These past couple of weeks I have been humbled by the outpour of love and support from the community as one of the recipients of Metro Weekly‘s 2011 Next Generation Awards. I am proud to stand on the shoulders of giants who have blazed trails to ensure people like me have even more opportunities to live freely and be our full selves. It was a reminder about how far we have come but also how much more needs to be done.
As we are approaching the end of Asian Pacific American Heritage Month and are gearing up for Pride, I have taken some time to reflect on my experiences as a young, openly gay Asian American who comes from an immigrant and union household. I come from many communities and each day I live at the intersections of many identities. While some can view this as a challenge, I see an opportunity to build stronger partnerships and a collective platform centered on our shared values and vision for the future.
As a child, I was bullied — pushed around, thrown into restrooms and had lunch money stolen. As I was developing my sense of identity, there were no resources or people to help me through my ”coming out” process. I attended schools with outdated textbooks, overcrowded classrooms and systems that gave up on students before even knowing them. I share this because I know I was not alone and there are many who can identify with these experiences. In fact, it was these hardships that pushed me to become an even stronger organizer and advocate. Each day I think about giving up, I think about the tears I cried and the pain I felt, and not wanting to have anyone else go through what I had to go through.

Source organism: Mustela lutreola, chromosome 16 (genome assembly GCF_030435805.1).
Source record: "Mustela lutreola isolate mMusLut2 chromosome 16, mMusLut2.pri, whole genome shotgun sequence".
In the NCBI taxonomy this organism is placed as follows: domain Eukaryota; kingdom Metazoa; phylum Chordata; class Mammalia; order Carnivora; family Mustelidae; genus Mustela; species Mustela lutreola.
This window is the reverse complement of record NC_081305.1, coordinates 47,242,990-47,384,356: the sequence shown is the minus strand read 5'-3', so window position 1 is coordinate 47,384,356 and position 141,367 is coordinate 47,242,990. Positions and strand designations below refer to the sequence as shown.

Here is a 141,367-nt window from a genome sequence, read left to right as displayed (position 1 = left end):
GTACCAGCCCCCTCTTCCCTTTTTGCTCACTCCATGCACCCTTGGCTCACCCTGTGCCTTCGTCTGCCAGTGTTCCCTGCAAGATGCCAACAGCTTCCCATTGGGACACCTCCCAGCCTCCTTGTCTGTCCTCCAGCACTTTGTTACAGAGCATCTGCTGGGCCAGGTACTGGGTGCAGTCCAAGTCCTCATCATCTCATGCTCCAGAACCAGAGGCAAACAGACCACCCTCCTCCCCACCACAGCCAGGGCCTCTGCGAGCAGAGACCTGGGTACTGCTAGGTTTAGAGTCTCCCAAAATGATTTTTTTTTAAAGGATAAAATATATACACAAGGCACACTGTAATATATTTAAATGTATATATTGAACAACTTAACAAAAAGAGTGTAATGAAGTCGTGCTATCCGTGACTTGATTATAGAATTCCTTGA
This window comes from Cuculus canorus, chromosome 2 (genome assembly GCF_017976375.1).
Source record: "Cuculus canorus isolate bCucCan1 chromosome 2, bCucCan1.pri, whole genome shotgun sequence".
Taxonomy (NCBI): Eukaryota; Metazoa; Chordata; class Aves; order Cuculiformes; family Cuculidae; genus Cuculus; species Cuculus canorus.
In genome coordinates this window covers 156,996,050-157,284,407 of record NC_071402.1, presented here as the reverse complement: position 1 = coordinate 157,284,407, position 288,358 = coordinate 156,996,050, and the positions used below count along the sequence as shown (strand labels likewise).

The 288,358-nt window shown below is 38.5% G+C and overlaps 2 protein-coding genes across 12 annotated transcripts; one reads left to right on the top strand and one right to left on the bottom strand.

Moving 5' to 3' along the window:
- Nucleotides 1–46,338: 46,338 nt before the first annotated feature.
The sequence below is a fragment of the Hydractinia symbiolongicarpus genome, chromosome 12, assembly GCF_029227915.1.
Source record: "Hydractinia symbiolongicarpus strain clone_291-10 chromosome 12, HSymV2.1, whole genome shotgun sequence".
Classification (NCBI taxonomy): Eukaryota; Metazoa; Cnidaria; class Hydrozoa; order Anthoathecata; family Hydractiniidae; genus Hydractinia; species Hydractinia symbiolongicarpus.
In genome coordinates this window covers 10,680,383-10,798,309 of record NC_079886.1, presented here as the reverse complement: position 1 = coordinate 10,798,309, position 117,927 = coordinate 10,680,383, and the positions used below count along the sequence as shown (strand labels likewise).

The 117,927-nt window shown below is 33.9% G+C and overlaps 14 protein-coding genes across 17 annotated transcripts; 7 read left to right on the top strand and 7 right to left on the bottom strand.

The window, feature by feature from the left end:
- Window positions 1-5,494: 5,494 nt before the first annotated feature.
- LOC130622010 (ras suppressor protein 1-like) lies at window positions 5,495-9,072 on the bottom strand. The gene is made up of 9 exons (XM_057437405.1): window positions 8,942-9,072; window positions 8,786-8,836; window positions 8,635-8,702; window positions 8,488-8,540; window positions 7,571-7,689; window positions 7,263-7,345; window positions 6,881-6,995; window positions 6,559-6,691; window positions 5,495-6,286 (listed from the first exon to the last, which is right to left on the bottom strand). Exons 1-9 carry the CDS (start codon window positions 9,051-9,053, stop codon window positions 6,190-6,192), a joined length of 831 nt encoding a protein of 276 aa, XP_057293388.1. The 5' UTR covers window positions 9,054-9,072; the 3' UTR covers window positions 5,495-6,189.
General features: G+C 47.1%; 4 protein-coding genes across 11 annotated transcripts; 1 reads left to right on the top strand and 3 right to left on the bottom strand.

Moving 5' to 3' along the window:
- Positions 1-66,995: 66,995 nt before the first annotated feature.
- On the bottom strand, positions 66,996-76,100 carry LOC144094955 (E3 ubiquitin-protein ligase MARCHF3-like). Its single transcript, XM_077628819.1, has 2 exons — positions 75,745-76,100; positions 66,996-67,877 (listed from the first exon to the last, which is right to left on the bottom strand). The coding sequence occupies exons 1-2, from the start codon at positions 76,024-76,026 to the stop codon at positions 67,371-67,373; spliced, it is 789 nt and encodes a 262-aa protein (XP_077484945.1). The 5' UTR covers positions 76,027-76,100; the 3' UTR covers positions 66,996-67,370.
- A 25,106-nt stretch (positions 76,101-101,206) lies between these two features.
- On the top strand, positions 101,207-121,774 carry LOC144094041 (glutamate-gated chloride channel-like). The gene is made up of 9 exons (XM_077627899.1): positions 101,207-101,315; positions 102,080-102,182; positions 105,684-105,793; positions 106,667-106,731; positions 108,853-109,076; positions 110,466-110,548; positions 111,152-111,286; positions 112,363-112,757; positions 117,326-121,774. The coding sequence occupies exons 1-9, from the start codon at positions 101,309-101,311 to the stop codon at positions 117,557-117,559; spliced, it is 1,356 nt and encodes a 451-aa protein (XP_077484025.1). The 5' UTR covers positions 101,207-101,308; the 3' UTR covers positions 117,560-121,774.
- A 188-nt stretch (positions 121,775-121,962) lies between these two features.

As I sit back and think about this past year where we have seen a heightened attention around bullying, harassment and hate crimes or how youth unemployment and underemployment rates are at a looming high, I am only reminded of my childhood in South Sacramento. When I see politicians waging attacks on collective bargaining, stripping voting rights and cutting necessary services for the most vulnerable, it infuriates me. Needless to say, there is much work to be done.
However, there is plenty of progress we can celebrate. In the past year we have seen the repeal of ”Don’t Ask, Don’t Tell” and the passage of the Matthew Shepard and James Byrd, Jr. Hate Crimes Prevention Act. There is a growing movement led by undocumented youth, many who are LGBT identified, to see the passage of the Federal DREAM Act. Last Monday, there was the first-ever Asian American, Native Hawaiian and Pacific Islander LGBT roundtable hosted by the White House Office of Public Engagement and White House Initiative on Asian Americans and Pacific Islanders, a historic gathering of youth, advocates and policymakers addressing the pressing issues of LGBT youth.
In this critical time, I believe we must come together to honor the achievements that we have made – but move forward in a more strategic way. We must stop working in silos and break down barriers between us. It is clear that the only way we can be successful is if we work together and understand the intersections of our identities and issues. It is important that we share our personal stories, build personal relationships grounded in love and be open for change. I stand ready to fight and ask that you join me in this struggle for social and economic justice for all.